There's truth in fictional 'Girl with the Dragon Tattoo'
OUR storytellers, if we'd listen to them, have been trying to tell us something about our depressing new century. Something about echelons of power turned dissolute, even predatory - something you sense, for instance, when you think of the Jerry Sandusky scandal.
Sandusky reportedly left a trail of red flags stretching back to 1995, warnings that should have been heeded by child services, Penn State campus or state police, school administrators or a district attorney.
These people heard a confession of creepy behavior, listened to eyewitness testimony and somehow did nothing, making it possible for the purported abuse of needy and vulnerable children to go unchecked for at least a decade. Even the indictment was not enough to earn Sandusky house arrest.
The case springs to mind when watching the new American version of "The Girl with the Dragon Tattoo," the first in Stieg Larsson's best-selling trilogy and a 2009 foreign-language hit notorious for a brutal depiction of sexual abuse.
A scene that many found too grisly for art-house viewing.
Too gratuitous, far-fetched.
But was it?
The victim, Lisbeth Salander (deftly played in the new version by Rooney Mara), is a ward of the state, a child of multiple foster homes, now a young woman deemed too mentally damaged to live without a guardian's supervision.
This places her at the mercy of the institutions meant to protect her. They turn out to be neither merciful nor protective, and while we'd like to think that her mistreatment might only happen in the movies, today's headlines say otherwise.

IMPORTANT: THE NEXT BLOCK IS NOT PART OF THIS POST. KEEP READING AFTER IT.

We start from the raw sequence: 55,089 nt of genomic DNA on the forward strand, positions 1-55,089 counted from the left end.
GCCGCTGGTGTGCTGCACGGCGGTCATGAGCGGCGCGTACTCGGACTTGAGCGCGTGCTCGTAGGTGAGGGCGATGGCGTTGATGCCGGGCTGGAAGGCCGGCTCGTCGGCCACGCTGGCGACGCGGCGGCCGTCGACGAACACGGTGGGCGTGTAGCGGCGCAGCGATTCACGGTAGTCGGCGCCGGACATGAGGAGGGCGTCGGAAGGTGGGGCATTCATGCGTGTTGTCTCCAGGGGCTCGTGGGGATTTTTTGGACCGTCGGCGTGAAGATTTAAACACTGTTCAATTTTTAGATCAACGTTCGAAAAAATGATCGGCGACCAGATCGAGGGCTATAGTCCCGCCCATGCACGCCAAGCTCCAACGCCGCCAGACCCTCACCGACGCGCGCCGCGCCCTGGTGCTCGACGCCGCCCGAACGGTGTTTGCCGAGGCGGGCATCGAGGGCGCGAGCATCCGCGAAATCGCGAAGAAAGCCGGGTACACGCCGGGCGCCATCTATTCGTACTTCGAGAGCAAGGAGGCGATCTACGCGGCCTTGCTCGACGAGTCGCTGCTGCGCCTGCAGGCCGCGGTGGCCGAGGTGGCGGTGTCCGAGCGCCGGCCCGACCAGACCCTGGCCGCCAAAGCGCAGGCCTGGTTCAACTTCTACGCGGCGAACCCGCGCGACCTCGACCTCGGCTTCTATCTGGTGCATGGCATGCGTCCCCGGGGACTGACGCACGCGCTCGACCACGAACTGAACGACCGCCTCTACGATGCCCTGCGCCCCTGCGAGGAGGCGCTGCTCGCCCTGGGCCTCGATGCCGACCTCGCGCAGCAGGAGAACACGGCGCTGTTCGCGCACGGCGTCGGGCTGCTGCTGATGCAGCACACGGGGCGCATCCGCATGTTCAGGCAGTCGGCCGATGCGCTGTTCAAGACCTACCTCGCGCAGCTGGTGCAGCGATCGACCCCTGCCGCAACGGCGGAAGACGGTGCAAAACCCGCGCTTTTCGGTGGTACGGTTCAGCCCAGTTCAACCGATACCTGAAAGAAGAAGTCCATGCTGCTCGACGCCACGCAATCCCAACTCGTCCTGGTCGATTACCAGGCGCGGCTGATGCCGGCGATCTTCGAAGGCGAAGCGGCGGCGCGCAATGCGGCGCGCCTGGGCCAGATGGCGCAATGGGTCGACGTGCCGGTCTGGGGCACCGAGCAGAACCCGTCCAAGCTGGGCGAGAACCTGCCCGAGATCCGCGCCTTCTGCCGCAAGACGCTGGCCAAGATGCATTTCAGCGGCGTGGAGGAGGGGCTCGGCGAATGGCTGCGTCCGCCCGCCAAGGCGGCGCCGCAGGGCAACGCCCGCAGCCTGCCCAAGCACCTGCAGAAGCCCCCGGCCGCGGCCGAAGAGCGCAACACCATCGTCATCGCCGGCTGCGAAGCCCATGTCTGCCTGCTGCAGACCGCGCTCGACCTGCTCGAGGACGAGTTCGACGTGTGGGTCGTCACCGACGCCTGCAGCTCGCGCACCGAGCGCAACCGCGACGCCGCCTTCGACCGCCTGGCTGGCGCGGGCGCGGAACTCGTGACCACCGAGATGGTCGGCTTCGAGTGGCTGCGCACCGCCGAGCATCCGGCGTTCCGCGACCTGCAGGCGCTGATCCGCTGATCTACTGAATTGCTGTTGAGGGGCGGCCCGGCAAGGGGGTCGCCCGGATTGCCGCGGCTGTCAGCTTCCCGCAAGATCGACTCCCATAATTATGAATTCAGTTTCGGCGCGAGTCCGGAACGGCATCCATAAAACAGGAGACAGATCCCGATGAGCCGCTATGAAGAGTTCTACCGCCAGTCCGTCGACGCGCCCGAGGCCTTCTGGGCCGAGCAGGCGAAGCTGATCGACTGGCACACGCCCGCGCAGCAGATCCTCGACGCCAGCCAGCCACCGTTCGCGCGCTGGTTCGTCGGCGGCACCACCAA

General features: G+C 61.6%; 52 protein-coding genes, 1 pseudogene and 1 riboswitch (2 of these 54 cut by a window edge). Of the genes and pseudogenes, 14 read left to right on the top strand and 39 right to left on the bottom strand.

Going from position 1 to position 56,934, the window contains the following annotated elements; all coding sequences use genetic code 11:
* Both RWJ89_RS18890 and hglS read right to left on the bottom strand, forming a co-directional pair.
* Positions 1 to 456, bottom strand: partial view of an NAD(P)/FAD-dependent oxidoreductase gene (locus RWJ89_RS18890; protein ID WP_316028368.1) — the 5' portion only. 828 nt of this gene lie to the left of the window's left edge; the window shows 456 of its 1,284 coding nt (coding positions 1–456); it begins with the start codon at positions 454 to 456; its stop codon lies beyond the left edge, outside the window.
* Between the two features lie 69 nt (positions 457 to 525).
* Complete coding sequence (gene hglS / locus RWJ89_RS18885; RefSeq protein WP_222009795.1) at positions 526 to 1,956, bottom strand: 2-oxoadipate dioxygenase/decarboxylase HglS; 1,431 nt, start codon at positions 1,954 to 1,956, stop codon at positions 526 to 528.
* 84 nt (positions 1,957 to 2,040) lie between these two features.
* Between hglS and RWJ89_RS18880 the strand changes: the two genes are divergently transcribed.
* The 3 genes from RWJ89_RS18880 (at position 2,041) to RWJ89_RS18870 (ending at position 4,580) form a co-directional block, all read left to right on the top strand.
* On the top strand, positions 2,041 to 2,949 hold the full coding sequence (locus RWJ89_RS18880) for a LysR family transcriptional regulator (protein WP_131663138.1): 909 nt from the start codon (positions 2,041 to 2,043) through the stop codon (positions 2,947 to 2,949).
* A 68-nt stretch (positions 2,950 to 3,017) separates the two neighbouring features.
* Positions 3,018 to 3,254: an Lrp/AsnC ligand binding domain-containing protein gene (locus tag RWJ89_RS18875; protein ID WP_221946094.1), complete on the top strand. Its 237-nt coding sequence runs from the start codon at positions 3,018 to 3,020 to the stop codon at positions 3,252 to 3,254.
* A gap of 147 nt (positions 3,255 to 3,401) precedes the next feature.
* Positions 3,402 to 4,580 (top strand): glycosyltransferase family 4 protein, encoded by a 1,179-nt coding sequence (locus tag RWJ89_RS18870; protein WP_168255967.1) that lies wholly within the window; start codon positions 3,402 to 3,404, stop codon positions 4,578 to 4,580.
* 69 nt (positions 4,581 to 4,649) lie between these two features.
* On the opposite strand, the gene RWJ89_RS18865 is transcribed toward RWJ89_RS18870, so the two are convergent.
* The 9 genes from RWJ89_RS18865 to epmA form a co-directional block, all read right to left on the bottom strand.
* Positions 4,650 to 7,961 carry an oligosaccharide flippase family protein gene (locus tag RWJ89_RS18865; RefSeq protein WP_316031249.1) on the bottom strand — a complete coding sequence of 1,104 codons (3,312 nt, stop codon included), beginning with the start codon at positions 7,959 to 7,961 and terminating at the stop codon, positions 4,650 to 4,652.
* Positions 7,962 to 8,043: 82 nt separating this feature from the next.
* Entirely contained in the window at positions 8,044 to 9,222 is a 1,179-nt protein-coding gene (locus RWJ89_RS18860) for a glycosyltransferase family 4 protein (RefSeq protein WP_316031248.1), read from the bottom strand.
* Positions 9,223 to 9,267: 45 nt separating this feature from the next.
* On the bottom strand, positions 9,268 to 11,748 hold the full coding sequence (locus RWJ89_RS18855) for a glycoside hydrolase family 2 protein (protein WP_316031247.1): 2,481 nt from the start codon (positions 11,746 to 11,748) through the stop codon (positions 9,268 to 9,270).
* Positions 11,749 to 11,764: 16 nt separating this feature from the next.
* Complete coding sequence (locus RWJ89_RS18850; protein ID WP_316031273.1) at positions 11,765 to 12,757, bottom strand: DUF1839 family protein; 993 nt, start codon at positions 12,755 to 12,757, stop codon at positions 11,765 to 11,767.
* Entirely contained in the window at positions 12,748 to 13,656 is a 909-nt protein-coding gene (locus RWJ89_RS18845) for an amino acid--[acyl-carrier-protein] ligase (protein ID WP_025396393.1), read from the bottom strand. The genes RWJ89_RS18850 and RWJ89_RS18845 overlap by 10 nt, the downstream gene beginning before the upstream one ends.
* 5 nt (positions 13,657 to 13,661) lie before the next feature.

Larsson's "Tattoo" themes - privileged, insulated power preying upon the young and vulnerable - are well-suited to the times, and as such have been taken up by others. Examples include the U.K.'s brilliant "Red Riding" trilogy, or AMC's nearly brilliant "The Killing."
Now "Tattoo," the original provocation, has returned in a sturdy reboot from David Fincher. He's a brilliant technician, whose chilly view of humanity, aptitude for low-light and movie track record ("Zodiac," "Seven") are perfectly suited to "Tattoo" and its tale of a serial killer loose in a wealthy Swedish outpost north of Stockholm.
And what a cast he's assembled - Christopher Plummer as the industrialist who hires disgraced journalist Mikael Blomkvist (Daniel Craig) to root out the pathological murderer hiding in the gnarled branches of his family tree (Stellan Skarsgard, Joely Richardson).
Mara (the girl in the ingenious prologue to "The Social Network") has the crucial role of Lisbeth, the punk/hacker/investigator who's turned a life of victimization into a controlled rage. Mara gets it all and gets it right.
Storywise, Fincher's "Tattoo" mimics the Swedish original, its extreme length and its odd structure - the movie turns on the relationship between two characters (Mara's, Craig's) who do not meet for more than an hour, converging finally when Blomkvist hires Lisbeth as a co-investigator.
Orphaned Lisbeth makes a convincing show of independence but craves a father figure, and finds one in Blomkvist, who is losing his hold on his own daughter.
The creepiest scene, in a way, isn't the earlier rape, but the way Lisbeth sexualizes her feelings for the much older journalist - on this score, Craig's casting is invaluable, because though he is much older than Mara, he's also James Bond, so the liaison is less of a throw-up-in-your-mouth mismatch than the Swedish version.
The new "Tattoo" is buoyed by Fincher's peerless craftsmanship. Never has a director been better suited to photographing winter scenes near the Arctic Circle. He's commissioned an interesting, evocative score by Trent Reznor (there's a Nine Inch Nails product placement), and a typically layered screenplay from Steve Zaillian.